Our day started with a slow walk through the downtown area of the small town of Cooperstown in the crisp autumn air. After we reached the Hall of Fame we received our illusive membership materials that included neat Identification cards and 2015 Hall of Fame yearbooks. Our first experience of the day was a neat introduction at the theatre that included a cool perspective on the mythical significance of the game and what Cooperstown means to baseball. Right after, Professor McDorman took us on a quick tour of the museum, giving his insight on where things are located in respects to our museum exhibit projects. At around eleven o’clock half of the tutorial went into the archives to do research on our Indiana Baseball essay. We made great progress as a group, working for a solid hour and half scavenging through the information the Hall of Fame library had on our players. After we walked the town at lunch and experienced more of the town of Cooperstown, we all met back at the Museum for the tour of Library with Jim Gates. Personally, I thought this was the coolest part of the day. Mr. Gates took us upstairs to the main section of the Library and presented us with some extremely neat items. They included the 1859 New York Harlem official rulebook, 1947 National League stat book featuring Jackie Robinson’s major league debut, and a Whitey Herzog spray chart for Craig Biggio. He also had an awesome story about Charlie Sheen coming to the Hall of Fame. The last part of our day consisted of a stroll to the gorgeous Lake Otsego before we ate at the Doubleday restaurant on the main strip. It was incredible experience to see the Hall of Fame and have amazing access to the archives. It is only day one and I can only imagine how awesome day two will be!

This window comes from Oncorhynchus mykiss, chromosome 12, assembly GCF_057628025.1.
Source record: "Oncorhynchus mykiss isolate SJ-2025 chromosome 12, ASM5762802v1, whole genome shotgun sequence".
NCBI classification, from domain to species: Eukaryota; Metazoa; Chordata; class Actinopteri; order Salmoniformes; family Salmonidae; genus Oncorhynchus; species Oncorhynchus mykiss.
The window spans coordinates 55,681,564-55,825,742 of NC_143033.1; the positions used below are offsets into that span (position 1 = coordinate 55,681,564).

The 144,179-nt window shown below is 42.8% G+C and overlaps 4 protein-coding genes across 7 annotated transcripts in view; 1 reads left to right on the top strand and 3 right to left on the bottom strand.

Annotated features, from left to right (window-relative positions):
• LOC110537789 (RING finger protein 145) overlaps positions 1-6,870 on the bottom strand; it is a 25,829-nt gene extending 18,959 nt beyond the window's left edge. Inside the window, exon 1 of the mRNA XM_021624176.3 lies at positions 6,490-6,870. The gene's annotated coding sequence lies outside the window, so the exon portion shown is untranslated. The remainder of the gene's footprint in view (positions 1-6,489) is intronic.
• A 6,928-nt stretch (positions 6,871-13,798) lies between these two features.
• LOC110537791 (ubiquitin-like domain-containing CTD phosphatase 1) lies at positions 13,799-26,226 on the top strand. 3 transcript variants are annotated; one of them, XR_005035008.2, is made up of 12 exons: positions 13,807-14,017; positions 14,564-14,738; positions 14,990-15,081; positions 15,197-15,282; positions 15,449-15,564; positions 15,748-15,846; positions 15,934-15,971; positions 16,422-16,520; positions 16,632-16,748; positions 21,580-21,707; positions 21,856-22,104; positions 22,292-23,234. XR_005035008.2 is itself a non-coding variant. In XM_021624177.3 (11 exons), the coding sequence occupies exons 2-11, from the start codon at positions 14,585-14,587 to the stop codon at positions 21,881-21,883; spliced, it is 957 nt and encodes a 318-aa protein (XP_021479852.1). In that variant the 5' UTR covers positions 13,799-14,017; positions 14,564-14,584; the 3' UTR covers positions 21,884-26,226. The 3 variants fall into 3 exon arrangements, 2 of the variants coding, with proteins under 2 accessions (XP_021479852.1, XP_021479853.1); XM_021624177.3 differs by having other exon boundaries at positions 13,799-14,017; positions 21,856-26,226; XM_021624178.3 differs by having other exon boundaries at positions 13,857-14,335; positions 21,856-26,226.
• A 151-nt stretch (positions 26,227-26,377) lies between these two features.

By Nick Etter